The main culprit behind any recent electricity price increase is a wholesale term called “heat rates.” Heat rates are used in the energy industry to determine how efficiently a generator uses heat energy. Generally, natural gas prices and heat rates have an inverse relationship. If natural gas goes up, heat rates go down and vice versa.
The Cost of Electricity = Natural Gas x Heat Rate
Last summer gas prices were around $4 and electricity was around $50/mWh (5 cents/kWh). This means heat rates were at about $12.50. Although gas prices remained steady, during the 4 days in August when demand and threats for blackouts were high, the heat rate was about $91.25; making electricity about 36.5 cents a kWh.
Natural gas prices have stayed relatively stable and are expected to stay that way. However, heat rates began increasing due to tighter reserve margins and the price of electricity was reflecting this fact (Read More). Electricity prices were running a few mils (1 mil – $0.001) higher per kWh in March, April and early May. Refer to the chart below to see the price climb beginning in March and the pullback in mid-May.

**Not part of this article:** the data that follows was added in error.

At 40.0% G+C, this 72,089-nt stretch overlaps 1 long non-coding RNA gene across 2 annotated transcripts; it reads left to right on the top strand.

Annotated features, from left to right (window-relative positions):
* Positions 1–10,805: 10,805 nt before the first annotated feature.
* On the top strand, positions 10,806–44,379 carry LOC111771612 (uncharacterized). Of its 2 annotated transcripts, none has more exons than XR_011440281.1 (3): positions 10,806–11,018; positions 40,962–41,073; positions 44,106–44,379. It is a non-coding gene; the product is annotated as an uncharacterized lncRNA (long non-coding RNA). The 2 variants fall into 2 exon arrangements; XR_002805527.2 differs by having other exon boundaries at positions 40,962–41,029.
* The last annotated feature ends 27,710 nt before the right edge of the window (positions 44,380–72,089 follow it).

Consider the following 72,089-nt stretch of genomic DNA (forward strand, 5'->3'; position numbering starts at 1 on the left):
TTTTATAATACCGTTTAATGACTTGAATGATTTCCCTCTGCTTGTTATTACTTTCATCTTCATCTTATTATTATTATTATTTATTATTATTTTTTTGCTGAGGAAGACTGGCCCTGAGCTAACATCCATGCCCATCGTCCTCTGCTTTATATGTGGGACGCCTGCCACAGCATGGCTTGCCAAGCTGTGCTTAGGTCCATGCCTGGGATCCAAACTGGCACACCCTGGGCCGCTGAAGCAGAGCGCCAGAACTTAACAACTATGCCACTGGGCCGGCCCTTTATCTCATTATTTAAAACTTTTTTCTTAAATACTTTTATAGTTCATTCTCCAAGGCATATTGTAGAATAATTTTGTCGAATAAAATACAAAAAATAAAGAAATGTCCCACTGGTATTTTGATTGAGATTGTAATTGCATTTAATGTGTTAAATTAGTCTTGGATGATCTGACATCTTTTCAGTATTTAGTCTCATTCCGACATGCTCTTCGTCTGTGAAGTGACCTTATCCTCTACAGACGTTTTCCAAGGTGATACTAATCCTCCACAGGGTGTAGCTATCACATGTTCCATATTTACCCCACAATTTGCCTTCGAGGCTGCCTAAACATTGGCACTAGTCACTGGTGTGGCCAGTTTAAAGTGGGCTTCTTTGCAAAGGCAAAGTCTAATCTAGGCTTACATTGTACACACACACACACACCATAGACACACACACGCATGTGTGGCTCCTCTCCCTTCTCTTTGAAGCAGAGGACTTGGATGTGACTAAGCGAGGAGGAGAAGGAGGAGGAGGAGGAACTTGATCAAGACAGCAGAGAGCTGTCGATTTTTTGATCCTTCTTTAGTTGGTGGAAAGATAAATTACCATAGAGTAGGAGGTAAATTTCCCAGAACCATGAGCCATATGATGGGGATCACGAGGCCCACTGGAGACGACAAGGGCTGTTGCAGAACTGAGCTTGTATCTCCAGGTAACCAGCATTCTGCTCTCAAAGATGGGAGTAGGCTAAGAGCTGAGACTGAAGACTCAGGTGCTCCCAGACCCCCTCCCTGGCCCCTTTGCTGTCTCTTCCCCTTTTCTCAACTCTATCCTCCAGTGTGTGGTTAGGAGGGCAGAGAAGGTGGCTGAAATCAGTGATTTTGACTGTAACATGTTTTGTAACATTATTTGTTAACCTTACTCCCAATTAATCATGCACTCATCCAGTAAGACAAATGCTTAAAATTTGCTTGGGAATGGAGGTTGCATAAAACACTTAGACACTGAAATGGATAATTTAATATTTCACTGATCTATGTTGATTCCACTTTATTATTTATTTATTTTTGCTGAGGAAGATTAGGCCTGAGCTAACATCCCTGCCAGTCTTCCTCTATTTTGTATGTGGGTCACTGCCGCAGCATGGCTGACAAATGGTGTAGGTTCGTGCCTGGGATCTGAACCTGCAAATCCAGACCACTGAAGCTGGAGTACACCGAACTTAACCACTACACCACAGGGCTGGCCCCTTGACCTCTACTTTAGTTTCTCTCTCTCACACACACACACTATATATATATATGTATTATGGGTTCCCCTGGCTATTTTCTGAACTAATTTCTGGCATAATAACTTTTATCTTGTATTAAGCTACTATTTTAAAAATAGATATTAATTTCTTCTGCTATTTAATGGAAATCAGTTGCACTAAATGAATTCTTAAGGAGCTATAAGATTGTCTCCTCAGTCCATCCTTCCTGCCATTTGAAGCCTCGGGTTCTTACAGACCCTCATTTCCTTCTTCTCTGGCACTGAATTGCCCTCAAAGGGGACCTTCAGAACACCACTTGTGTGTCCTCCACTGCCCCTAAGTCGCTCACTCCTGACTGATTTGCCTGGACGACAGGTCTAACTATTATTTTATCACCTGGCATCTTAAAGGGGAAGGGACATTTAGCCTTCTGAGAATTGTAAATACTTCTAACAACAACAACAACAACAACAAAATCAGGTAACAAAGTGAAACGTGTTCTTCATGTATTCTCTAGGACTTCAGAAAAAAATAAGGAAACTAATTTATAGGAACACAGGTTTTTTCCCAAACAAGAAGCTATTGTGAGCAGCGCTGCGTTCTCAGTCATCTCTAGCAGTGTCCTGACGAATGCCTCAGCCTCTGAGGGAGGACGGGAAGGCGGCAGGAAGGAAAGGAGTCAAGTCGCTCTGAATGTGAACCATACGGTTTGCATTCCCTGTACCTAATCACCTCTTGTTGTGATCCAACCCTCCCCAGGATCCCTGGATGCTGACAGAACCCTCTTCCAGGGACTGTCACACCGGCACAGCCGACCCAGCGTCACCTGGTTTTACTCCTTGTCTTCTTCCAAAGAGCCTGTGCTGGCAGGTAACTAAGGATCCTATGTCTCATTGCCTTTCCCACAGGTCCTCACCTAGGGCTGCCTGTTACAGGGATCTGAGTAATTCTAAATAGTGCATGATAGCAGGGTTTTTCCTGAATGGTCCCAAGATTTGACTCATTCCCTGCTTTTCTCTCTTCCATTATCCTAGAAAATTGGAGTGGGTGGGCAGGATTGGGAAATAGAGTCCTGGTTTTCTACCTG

Above chart courtesy of MP2 Energy.
Due to mild weather forecasts for this summer, we have seen a pullback in heat rate prices which is bringing electricity prices back down. Also attributing to this price decrease is the announcement of a 500MW generation expansion coming online as soon as next summer. Now is a good time to lock in any electricity contracts before heat rates begin climbing back up on tight reserves or extreme weather.